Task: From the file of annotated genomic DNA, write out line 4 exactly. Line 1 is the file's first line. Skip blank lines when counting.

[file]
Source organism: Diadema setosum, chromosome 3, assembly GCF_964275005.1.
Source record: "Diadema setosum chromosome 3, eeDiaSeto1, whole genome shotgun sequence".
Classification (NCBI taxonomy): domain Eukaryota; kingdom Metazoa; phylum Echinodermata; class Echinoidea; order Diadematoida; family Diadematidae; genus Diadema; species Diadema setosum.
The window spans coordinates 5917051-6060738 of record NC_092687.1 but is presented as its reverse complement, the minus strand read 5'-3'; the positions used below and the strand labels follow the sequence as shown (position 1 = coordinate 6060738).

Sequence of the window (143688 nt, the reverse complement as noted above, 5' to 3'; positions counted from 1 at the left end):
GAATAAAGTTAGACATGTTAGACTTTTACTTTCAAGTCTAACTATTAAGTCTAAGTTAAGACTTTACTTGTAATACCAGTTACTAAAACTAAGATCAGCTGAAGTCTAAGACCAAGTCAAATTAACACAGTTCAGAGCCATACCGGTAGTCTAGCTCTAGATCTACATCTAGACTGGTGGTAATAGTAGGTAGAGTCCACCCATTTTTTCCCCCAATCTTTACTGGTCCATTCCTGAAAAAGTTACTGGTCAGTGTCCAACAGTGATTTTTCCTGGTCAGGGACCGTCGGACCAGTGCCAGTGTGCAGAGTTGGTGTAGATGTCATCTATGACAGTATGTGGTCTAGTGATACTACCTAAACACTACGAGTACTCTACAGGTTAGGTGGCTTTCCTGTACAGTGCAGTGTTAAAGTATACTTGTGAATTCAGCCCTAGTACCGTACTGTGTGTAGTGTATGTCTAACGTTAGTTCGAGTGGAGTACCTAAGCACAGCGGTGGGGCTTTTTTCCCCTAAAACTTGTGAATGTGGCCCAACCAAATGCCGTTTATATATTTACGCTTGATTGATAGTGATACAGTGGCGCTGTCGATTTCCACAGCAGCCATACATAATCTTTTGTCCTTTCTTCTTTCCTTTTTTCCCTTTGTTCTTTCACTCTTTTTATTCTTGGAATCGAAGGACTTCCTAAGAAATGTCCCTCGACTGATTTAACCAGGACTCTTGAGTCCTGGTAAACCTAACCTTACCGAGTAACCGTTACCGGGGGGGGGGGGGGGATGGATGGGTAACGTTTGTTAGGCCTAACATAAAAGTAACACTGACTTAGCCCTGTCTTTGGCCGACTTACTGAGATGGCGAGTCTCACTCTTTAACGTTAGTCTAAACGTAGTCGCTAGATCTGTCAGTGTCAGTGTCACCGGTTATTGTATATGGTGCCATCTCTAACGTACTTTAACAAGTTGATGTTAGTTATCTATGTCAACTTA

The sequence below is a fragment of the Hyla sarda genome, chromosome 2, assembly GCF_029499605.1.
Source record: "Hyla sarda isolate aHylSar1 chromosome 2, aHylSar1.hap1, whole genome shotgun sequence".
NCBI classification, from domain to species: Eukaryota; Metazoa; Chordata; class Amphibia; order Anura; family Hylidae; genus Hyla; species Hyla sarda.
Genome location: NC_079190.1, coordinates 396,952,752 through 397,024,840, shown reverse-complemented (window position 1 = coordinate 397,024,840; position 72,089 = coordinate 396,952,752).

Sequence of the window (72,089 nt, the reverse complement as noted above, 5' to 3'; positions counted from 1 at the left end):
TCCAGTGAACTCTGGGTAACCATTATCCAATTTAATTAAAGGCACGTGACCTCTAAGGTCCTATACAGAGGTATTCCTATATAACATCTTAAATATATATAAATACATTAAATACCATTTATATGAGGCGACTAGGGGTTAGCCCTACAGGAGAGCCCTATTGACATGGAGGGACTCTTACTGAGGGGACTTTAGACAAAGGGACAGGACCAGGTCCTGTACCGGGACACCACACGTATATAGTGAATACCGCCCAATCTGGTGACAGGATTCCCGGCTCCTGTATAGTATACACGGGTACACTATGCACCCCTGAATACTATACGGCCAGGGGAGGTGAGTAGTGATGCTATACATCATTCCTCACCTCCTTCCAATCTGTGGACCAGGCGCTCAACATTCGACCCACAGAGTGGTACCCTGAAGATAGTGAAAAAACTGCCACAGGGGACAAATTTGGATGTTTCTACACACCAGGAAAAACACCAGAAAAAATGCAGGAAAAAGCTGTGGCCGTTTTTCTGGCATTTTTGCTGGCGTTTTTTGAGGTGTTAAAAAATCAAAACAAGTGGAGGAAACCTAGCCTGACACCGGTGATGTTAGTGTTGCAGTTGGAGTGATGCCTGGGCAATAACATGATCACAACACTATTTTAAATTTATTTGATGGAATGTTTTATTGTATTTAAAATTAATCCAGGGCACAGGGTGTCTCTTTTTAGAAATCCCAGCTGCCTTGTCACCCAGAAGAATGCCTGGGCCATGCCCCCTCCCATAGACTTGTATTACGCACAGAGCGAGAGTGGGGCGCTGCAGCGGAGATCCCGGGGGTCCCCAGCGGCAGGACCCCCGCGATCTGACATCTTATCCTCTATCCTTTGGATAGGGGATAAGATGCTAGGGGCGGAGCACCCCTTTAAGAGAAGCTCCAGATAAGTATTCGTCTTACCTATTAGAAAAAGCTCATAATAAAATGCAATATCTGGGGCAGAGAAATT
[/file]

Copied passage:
The window spans coordinates 5917051-6060738 of record NC_092687.1 but is presented as its reverse complement, the minus strand read 5'-3'; the positions used below and the strand labels follow the sequence as shown (position 1 = coordinate 6060738).